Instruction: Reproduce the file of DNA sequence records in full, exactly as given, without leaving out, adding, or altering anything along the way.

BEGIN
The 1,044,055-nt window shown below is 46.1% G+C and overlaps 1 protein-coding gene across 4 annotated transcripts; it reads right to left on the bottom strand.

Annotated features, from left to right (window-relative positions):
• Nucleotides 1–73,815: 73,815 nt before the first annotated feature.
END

The 1,044,055-nt window shown below is 46.1% G+C and overlaps 1 protein-coding gene across 4 annotated transcripts; it reads right to left on the bottom strand.

Annotated features, from left to right (window-relative positions):
• Nucleotides 1–73,815: 73,815 nt before the first annotated feature.